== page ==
In the case of People v. Gordon, 99 Cal. 227 [33 P. 901, 902], the two offenses, an assault with intent to commit murder and an assault with a deadly weapon, were involved in a plea of former jeopardy. The court said, "In the case of People v. Keefer, 65 Cal. 232 [3 P. 818], the defendant was indicted for the crime of murder, and convicted of murder of the second degree. On his motion a new trial was granted. At the second trial his counsel requested the court to instruct the jury that: 'Defendant having been previously tried on this indictment and found guilty of murder of the second degree, he cannot now be convicted of murder in the first degree.' The instruction was refused, and on appeal the refusal was held to be proper. This was based upon the fact that there is but one crime of murder, which is the unlawful killing of a human being with malice aforethought. The court said: 'The indictment charges the crime of murder, and the defendant was not acquitted of murder by the first verdict. In dividing the crime of murder into two degrees the legislature recognized the fact that some murders, comprehended within the same general definition, are of a less cruel and aggravated character than others, and deserving [14 Cal. App. 2d 29] of less punishment. It did not attempt to define the crime of murder anew, but only to draw certain lines of distinction by reference to which the jury might determine in a particular case whether the crime deserved the extreme penalty of the law or a less severe punishment.' It was accordingly held that the defendant had subjected himself to a retrial on the charge of murder, and that on such retrial he might be found guilty of murder of the first degree if the evidence would warrant such a verdict. That case is not in point here, for the reason that an assault with intent to commit murder and an assault with a deadly weapon are not the same offense, but are different offenses. (Pen. Code, secs. 217, 245.)"
In the case of People v. Grill, 151 Cal. 592, at page 598 [91 P. 515. 517], the court said: "It has been held that a conviction of murder of the second degree upon the trial of a charge of murder of the first degree is no bar to a subsequent conviction of the higher degree upon a retrial of the same case granted upon defendant's motion. (People v. Keefer, 65 Cal. 232, 235 [3 P. 818]; People v. Carty, 77 Cal. 213 [19 P. 490]; People v. Gordon, 99 Cal. 227, 232 [33 P. 901].) Upon this exact point we need express no opinion." To have done so would have been obiter. Again in People v. Elmore, 167 Cal. 205 [138 P. 989], in reversing a conviction for second degree murder on the ground of insufficiency of the evidence to sustain it, and where and question of former jeopardy was not involved, the court said: "By rendering a verdict finding the defendant guilty of murder in the second degree, the jury, in effect, acquitted him of murder of the first degree." In the case of People v. Phelan, 123 Cal. 551, at page 565 [56 P. 424], in discussing alleged errors of the court in rulings on evidence and alleged errors in remarks made in overruling objections and in discussing the sufficiency of the evidence to sustain the verdict, the court made the incidental observation, "With respect to all these matters, it may also be said that the verdict of murder in the second degree conclusively shows that the jury must have discarded the theories of the prosecution as to lying in wait, et cetera--for upon those theories the defendant was guilty of murder in the first degree." So far as we know these are the only references to the question which the Supreme Court has made, directly or remotely. In the Keefer case the question was directly involved and became the law of the case. [14 Cal. App. 2d 30] In all other cases the quotations above given were obiter dicta.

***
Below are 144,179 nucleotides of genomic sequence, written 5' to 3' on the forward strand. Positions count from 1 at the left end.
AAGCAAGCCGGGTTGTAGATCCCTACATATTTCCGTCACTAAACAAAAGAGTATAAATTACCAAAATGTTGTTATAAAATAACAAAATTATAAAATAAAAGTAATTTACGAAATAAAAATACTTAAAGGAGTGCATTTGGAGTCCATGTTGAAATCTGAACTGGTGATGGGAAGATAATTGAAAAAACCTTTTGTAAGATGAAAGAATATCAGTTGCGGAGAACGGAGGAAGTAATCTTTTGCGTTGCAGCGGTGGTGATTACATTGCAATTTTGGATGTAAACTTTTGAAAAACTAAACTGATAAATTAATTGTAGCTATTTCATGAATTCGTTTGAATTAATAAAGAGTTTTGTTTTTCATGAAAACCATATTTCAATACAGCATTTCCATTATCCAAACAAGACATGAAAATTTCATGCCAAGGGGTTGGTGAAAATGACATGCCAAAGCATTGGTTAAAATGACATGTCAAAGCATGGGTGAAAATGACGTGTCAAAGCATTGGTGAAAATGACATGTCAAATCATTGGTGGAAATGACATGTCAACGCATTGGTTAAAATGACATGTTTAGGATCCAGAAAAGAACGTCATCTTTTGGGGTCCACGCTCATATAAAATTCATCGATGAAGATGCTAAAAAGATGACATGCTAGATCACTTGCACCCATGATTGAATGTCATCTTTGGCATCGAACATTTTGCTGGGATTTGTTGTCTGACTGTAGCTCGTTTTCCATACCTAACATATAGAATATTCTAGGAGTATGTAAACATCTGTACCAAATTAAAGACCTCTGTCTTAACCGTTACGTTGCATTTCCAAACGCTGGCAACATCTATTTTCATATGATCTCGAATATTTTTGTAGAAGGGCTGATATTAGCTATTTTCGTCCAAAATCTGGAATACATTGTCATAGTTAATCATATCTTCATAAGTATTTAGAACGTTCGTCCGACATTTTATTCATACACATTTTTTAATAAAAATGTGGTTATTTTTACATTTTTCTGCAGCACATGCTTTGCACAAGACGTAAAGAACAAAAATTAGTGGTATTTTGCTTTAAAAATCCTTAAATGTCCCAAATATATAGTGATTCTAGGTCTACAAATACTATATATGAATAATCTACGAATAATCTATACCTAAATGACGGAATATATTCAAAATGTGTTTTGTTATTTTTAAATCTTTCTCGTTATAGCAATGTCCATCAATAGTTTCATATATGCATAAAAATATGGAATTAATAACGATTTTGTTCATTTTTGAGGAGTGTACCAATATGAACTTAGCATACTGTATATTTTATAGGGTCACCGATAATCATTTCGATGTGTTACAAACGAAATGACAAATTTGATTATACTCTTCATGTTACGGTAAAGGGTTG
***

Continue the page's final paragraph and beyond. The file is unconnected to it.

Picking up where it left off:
The defendant relies upon People v. Gilmore, 4 Cal. 376 [60 Am. Dec. 620], People v. Smith, 134 Cal. 453 [66 P. 669], People v. McFarlane, 138 Cal. 481 [71 P. 568, 72 P. 48, 61 L.R.A. 245], and People v. Muhlner, 115 Cal. 303 [47 P. 128]. However, these are all cases in which the defendant at the first trial was convicted of manslaughter and not of murder. These and cases of similar import have all been decided upon the theory that manslaughter is a different offense from murder and not a different degree of the same offense. The defendant also relies upon the case of Radej v. State, 152 Wis. 503 [140 N.W. 21].
At the first trial the defendant was not acquitted of murder. He was convicted of murder. There are not two offenses defined as murder, only one. The verdict of second degree was merely a finding by the jury made for the purpose of fixing the punishment. The decision of the Supreme Court in the early case of People v. Keefer, has never been overruled and is the law in California. The granting of a new trial places the parties in the same position as if no trial had been had. (Pen. Code, sec. 1180.) This is in line with sound public policy. This policy should be followed where it can be fairly done without violating the constitutional mandate with regard to former jeopardy.
Wood, J., and McComb, J., pro tem., concurred.